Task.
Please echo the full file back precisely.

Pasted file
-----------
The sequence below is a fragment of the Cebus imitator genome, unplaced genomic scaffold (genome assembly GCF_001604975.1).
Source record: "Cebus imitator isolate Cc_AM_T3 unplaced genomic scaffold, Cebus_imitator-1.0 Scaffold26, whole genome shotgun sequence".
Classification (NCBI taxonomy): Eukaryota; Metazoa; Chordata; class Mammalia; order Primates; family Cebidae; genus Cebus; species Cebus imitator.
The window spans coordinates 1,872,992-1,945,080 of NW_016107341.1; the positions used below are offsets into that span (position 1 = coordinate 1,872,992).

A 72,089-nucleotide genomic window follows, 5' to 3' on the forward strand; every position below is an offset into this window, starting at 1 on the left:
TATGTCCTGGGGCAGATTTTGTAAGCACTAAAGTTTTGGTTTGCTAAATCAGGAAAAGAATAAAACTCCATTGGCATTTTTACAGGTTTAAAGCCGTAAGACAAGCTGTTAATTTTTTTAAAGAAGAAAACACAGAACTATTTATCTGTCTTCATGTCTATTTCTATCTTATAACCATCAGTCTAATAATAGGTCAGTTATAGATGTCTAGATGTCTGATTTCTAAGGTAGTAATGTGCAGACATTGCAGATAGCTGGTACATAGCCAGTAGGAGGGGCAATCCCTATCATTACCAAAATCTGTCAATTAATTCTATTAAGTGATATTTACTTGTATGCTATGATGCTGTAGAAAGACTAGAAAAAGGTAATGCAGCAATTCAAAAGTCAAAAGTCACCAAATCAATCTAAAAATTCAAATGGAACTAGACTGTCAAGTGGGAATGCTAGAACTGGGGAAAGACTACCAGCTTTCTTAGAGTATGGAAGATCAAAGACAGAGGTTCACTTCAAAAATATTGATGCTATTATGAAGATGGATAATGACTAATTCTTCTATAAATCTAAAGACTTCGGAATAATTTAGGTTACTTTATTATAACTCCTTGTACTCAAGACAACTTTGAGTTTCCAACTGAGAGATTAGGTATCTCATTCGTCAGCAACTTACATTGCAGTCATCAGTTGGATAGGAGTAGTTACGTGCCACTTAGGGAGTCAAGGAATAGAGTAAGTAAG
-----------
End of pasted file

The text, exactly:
The sequence below is a fragment of the Cebus imitator genome, unplaced genomic scaffold (genome assembly GCF_001604975.1).
Source record: "Cebus imitator isolate Cc_AM_T3 unplaced genomic scaffold, Cebus_imitator-1.0 Scaffold26, whole genome shotgun sequence".
Classification (NCBI taxonomy): Eukaryota; Metazoa; Chordata; class Mammalia; order Primates; family Cebidae; genus Cebus; species Cebus imitator.
The window spans coordinates 1,872,992-1,945,080 of NW_016107341.1; the positions used below are offsets into that span (position 1 = coordinate 1,872,992).

A 72,089-nucleotide genomic window follows, 5' to 3' on the forward strand; every position below is an offset into this window, starting at 1 on the left:
TATGTCCTGGGGCAGATTTTGTAAGCACTAAAGTTTTGGTTTGCTAAATCAGGAAAAGAATAAAACTCCATTGGCATTTTTACAGGTTTAAAGCCGTAAGACAAGCTGTTAATTTTTTTAAAGAAGAAAACACAGAACTATTTATCTGTCTTCATGTCTATTTCTATCTTATAACCATCAGTCTAATAATAGGTCAGTTATAGATGTCTAGATGTCTGATTTCTAAGGTAGTAATGTGCAGACATTGCAGATAGCTGGTACATAGCCAGTAGGAGGGGCAATCCCTATCATTACCAAAATCTGTCAATTAATTCTATTAAGTGATATTTACTTGTATGCTATGATGCTGTAGAAAGACTAGAAAAAGGTAATGCAGCAATTCAAAAGTCAAAAGTCACCAAATCAATCTAAAAATTCAAATGGAACTAGACTGTCAAGTGGGAATGCTAGAACTGGGGAAAGACTACCAGCTTTCTTAGAGTATGGAAGATCAAAGACAGAGGTTCACTTCAAAAATATTGATGCTATTATGAAGATGGATAATGACTAATTCTTCTATAAATCTAAAGACTTCGGAATAATTTAGGTTACTTTATTATAACTCCTTGTACTCAAGACAACTTTGAGTTTCCAACTGAGAGATTAGGTATCTCATTCGTCAGCAACTTACATTGCAGTCATCAGTTGGATAGGAGTAGTTACGTGCCACTTAGGGAGTCAAGGAATAGAGTAAGTAAG